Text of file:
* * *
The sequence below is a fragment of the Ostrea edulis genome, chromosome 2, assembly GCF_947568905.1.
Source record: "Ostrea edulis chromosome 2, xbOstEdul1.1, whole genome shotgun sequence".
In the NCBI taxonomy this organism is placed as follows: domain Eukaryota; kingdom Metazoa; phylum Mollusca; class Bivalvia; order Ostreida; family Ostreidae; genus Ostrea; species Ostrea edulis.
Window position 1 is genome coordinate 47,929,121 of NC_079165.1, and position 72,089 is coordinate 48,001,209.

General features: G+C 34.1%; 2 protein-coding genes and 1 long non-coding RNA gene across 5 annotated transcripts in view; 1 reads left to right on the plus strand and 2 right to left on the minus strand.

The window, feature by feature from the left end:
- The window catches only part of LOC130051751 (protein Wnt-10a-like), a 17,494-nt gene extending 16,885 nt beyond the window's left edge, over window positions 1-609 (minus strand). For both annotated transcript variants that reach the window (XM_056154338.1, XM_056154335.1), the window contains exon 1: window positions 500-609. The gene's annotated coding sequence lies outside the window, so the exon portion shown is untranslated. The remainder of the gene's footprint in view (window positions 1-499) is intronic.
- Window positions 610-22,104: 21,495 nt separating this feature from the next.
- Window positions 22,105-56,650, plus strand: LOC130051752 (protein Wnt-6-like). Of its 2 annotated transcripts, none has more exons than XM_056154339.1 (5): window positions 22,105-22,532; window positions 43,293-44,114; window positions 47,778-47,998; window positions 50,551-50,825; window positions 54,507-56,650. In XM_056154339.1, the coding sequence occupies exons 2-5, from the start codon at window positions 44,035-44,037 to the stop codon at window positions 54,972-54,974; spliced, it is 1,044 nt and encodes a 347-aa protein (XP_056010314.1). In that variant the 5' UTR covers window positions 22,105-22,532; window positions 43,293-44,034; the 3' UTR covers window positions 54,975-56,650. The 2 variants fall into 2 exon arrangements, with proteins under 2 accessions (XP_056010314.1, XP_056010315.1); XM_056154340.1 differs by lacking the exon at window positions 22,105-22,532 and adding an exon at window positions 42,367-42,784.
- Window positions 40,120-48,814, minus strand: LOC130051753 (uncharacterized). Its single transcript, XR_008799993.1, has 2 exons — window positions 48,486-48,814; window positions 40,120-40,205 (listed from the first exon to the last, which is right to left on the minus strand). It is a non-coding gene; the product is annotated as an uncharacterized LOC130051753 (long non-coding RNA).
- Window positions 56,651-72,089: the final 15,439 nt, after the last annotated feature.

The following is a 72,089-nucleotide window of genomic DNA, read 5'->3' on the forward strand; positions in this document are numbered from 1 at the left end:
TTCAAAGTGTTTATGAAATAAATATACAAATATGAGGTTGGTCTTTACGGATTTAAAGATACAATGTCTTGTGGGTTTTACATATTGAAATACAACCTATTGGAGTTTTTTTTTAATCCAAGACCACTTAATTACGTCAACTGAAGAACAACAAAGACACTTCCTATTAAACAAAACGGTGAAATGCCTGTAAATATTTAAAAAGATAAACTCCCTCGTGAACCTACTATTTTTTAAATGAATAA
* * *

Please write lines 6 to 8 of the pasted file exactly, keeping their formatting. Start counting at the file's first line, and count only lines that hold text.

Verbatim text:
The window, feature by feature from the left end:
- The window catches only part of LOC130051751 (protein Wnt-10a-like), a 17,494-nt gene extending 16,885 nt beyond the window's left edge, over window positions 1-609 (minus strand). For both annotated transcript variants that reach the window (XM_056154338.1, XM_056154335.1), the window contains exon 1: window positions 500-609. The gene's annotated coding sequence lies outside the window, so the exon portion shown is untranslated. The remainder of the gene's footprint in view (window positions 1-499) is intronic.
- Window positions 610-22,104: 21,495 nt separating this feature from the next.